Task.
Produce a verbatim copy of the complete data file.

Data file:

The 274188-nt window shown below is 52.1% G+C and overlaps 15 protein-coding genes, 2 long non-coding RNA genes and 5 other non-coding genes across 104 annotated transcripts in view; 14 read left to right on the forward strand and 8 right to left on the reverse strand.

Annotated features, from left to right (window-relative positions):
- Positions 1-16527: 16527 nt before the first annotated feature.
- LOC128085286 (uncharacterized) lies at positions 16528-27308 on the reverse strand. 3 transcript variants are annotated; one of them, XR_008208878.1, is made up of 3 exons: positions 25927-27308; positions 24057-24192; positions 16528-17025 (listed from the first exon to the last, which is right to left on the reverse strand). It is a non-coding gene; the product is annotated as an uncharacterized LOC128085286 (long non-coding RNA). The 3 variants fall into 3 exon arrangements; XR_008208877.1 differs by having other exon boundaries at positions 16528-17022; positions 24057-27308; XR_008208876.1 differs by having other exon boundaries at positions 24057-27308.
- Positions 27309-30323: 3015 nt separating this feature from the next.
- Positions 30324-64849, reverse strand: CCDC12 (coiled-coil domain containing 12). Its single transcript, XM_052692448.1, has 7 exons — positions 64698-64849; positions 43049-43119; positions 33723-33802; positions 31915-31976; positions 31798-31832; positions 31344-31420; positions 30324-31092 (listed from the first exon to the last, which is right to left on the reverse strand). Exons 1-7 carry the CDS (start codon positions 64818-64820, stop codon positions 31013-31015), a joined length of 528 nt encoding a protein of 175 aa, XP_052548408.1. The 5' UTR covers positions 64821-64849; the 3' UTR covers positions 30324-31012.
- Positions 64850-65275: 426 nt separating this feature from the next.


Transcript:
The 274188-nt window shown below is 52.1% G+C and overlaps 15 protein-coding genes, 2 long non-coding RNA genes and 5 other non-coding genes across 104 annotated transcripts in view; 14 read left to right on the forward strand and 8 right to left on the reverse strand.

Annotated features, from left to right (window-relative positions):
- Positions 1-16527: 16527 nt before the first annotated feature.
- LOC128085286 (uncharacterized) lies at positions 16528-27308 on the reverse strand. 3 transcript variants are annotated; one of them, XR_008208878.1, is made up of 3 exons: positions 25927-27308; positions 24057-24192; positions 16528-17025 (listed from the first exon to the last, which is right to left on the reverse strand). It is a non-coding gene; the product is annotated as an uncharacterized LOC128085286 (long non-coding RNA). The 3 variants fall into 3 exon arrangements; XR_008208877.1 differs by having other exon boundaries at positions 16528-17022; positions 24057-27308; XR_008208876.1 differs by having other exon boundaries at positions 24057-27308.
- Positions 27309-30323: 3015 nt separating this feature from the next.
- Positions 30324-64849, reverse strand: CCDC12 (coiled-coil domain containing 12). Its single transcript, XM_052692448.1, has 7 exons — positions 64698-64849; positions 43049-43119; positions 33723-33802; positions 31915-31976; positions 31798-31832; positions 31344-31420; positions 30324-31092 (listed from the first exon to the last, which is right to left on the reverse strand). Exons 1-7 carry the CDS (start codon positions 64818-64820, stop codon positions 31013-31015), a joined length of 528 nt encoding a protein of 175 aa, XP_052548408.1. The 5' UTR covers positions 64821-64849; the 3' UTR covers positions 30324-31012.
- Positions 64850-65275: 426 nt separating this feature from the next.